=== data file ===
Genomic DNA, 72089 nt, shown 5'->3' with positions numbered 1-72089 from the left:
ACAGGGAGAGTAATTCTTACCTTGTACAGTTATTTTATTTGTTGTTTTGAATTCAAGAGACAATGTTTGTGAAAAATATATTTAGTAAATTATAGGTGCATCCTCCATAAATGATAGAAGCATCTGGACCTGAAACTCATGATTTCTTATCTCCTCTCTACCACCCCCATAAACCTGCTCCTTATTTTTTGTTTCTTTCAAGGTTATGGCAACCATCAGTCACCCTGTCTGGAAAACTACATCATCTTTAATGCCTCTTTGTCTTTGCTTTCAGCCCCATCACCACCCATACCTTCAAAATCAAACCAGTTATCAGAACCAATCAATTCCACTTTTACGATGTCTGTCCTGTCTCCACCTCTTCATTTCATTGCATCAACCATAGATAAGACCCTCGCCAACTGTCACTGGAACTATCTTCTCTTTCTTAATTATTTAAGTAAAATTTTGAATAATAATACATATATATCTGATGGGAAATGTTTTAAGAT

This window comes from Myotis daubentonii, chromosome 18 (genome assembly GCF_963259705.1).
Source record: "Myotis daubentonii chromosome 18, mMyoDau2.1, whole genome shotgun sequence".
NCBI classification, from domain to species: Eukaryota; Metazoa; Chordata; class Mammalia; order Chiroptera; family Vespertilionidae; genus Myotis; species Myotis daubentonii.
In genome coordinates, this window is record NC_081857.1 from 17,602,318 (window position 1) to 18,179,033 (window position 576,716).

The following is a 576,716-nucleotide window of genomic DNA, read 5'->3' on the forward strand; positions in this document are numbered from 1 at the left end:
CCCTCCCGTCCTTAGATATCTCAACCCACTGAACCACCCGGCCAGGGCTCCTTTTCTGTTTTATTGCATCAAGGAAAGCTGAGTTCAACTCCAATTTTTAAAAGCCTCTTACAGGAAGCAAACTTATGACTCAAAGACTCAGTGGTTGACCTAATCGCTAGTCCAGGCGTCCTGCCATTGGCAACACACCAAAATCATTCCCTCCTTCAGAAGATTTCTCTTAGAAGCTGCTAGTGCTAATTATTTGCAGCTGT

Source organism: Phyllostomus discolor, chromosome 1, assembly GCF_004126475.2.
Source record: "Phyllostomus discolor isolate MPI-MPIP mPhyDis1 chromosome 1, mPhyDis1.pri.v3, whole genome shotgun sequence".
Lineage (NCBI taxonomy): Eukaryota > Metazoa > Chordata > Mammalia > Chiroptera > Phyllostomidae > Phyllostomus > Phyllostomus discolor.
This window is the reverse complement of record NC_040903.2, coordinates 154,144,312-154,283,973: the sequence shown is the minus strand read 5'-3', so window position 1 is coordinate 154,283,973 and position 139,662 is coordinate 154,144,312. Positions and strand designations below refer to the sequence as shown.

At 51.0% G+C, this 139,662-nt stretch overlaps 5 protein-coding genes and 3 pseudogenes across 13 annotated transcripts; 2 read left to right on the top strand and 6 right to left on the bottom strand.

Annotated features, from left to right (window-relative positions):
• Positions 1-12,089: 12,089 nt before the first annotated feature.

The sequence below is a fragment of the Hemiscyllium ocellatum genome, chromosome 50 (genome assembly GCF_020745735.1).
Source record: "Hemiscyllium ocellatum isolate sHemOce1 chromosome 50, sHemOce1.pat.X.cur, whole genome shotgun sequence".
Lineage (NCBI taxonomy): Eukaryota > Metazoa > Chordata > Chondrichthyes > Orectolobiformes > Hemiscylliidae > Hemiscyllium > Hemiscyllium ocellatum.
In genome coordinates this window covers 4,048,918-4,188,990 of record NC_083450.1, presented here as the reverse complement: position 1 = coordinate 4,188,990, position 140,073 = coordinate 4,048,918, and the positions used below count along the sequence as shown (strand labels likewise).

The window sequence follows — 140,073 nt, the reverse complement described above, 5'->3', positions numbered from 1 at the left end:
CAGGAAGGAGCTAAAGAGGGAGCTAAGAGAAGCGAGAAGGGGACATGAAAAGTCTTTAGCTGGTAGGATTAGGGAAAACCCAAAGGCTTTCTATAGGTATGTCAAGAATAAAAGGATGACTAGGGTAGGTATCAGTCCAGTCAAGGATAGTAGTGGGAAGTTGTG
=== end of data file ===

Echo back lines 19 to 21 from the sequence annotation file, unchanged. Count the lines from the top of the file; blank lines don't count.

In genome coordinates this window covers 4,048,918-4,188,990 of record NC_083450.1, presented here as the reverse complement: position 1 = coordinate 4,188,990, position 140,073 = coordinate 4,048,918, and the positions used below count along the sequence as shown (strand labels likewise).

The window sequence follows — 140,073 nt, the reverse complement described above, 5'->3', positions numbered from 1 at the left end:
CAGGAAGGAGCTAAAGAGGGAGCTAAGAGAAGCGAGAAGGGGACATGAAAAGTCTTTAGCTGGTAGGATTAGGGAAAACCCAAAGGCTTTCTATAGGTATGTCAAGAATAAAAGGATGACTAGGGTAGGTATCAGTCCAGTCAAGGATAGTAGTGGGAAGTTGTG